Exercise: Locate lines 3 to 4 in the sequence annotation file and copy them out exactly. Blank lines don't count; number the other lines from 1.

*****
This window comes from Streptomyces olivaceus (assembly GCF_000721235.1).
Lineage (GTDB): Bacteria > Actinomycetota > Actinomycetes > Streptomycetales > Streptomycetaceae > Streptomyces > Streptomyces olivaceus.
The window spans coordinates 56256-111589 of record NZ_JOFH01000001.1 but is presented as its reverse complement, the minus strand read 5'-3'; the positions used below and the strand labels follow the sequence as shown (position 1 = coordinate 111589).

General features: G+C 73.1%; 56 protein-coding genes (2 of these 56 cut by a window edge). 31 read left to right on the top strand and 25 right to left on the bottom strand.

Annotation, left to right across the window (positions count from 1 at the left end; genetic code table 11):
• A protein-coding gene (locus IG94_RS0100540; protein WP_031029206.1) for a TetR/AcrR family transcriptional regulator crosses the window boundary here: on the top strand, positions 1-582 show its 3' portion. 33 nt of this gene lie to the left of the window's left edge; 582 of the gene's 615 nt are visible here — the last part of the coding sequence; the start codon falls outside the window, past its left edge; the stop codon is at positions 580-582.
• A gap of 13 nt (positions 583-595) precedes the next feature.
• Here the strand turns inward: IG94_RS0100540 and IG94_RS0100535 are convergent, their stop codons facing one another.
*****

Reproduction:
The window spans coordinates 56256-111589 of record NZ_JOFH01000001.1 but is presented as its reverse complement, the minus strand read 5'-3'; the positions used below and the strand labels follow the sequence as shown (position 1 = coordinate 111589).

General features: G+C 73.1%; 56 protein-coding genes (2 of these 56 cut by a window edge). 31 read left to right on the top strand and 25 right to left on the bottom strand.